Not inquiries about the prospects of Iraq's success through an Occidental prism--rampant consanguineous marriage with over half of Iraqi men married to a second cousin or closer and relatedly tribalism, an estimated IQ of 87 (and likely declining as those fleeing the 'nation' are disproportionately from the professional classes), a PPP of $1,800 (even as it produces more oil than 150+ countries it is roughly as wealthy as Rwanda), and Islam preclude anything approaching a Jeffersonian democracy, or even a non-authoritarian/non-brutally repressive functioning society of any sort.
The questions that arise instead involve what we're trying to do their now. Unbelievably, many Sunnis see the abrupt hanging of Saddam as brought on by a sort of Iran-US alliance!
While Iran's President vocally blathers on about how the Holocaust is a myth and how the Iranians need nuclear power, neocon publications paint paltry Persia as the Third Reich reincarnated (nevermind that Germany circa 1941 would crush Iran circa 2006), and our President praises the execution of Iran's greatest antagonist. Our tenuous alliance with Saudi Arabia is strained as the kingdom logically fears growing Iranian influence in the Persian Gulf. While partisan militias (and I'm oversimplifying) cleanse neighborhoods of one another, on the eventual road to relative calm as fanctions that cannot live peacefully together separate from one another, we consider throwing another 20,000 troops into the miasma that is Iraq to train Shia fighters who increasingly use the Iraqi Security Forces and Army as an extension of Mahdi Army and other similar splinter groups targeting Sunnis with ever-growing ferocity. I'm flummoxed and depressed at what appears to be the biggest military blunder in the history of the Republic.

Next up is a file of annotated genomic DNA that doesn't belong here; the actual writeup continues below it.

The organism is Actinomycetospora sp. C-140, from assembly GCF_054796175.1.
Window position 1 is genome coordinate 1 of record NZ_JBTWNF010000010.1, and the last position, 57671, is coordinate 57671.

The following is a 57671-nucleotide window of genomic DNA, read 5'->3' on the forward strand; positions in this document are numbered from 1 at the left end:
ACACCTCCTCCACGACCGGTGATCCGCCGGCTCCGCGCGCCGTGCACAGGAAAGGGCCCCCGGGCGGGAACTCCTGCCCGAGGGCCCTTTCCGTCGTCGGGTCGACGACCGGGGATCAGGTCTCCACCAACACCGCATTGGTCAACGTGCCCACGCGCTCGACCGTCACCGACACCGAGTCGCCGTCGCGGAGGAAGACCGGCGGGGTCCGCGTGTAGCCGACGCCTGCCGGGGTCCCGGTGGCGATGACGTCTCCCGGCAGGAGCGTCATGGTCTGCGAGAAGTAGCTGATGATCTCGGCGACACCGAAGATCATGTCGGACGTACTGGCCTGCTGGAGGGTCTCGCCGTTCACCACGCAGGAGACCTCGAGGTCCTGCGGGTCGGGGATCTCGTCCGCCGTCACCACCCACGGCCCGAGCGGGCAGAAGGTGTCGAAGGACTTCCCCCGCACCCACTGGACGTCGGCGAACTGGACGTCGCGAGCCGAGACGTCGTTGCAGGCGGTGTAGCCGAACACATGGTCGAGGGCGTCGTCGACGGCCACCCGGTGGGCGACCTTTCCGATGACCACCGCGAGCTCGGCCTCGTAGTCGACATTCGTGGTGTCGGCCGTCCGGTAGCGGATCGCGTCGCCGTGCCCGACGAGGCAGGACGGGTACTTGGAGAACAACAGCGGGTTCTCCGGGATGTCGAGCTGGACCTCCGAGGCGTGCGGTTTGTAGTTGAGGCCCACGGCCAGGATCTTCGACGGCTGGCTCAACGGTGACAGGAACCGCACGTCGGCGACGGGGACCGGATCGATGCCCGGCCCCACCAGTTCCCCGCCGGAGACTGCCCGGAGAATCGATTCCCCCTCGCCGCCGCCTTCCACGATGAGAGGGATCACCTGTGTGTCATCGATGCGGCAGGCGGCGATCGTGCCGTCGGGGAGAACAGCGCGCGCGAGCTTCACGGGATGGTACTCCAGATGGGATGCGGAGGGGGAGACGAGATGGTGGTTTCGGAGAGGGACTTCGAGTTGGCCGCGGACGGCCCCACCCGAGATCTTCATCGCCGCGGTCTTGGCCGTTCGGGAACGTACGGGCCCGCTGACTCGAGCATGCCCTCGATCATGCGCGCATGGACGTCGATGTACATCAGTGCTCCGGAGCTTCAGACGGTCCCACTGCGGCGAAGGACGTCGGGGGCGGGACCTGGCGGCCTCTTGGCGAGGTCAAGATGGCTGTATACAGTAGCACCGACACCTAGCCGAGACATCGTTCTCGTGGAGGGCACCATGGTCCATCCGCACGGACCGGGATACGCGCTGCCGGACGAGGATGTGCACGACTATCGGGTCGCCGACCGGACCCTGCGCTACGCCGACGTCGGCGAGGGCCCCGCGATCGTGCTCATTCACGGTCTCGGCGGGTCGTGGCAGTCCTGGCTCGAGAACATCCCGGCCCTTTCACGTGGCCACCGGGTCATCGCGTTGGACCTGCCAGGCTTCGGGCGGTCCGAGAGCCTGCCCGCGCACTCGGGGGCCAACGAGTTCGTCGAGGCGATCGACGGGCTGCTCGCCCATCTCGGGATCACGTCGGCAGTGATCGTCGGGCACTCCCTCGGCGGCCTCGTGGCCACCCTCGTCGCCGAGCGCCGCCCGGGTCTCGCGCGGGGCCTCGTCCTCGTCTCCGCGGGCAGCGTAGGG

The Sunni response has been noticeably tame. Western media sources have been scouring for evidence that Sunnis are responding to Saddam's hanging with accentuated terrorist activity, but so far it just hasn't been happening:
At least 80 Iraqis died in bombings and other attacks Saturday as they prepared to celebrate Islam’s biggest holiday, their first without Saddam Hussein.Since Saddam's death it doesn't appear that Sunnis have even been able to slaughter 200 Shiites.
The bombings came hours after Saddam was hanged in Baghdad for ordering the killings of 148 Shiites in the city of Dujail in 1982. Despite concerns about a spike in unrest, Saturday’s violence was not unusually high for Iraq, nor did it appear to be in retaliation for the execution.
Has the tide turned irreversibly in favor of the Shia majority? Iraq has, at best, 27 million people, 4-5 million of whom are Arab Sunnis. Of these, perhaps, liberally, one million are males over eighteen and under forty-five. Many of these one million are in Western provinces away from large Shia populations. For how long can a relatively small minority sustain a guerrilla fighting force large enough to keep the Iranian-backed Shia majority from dominating the capital, the oil, and most of the country?
No wonder Saudi Arabia is alarmed.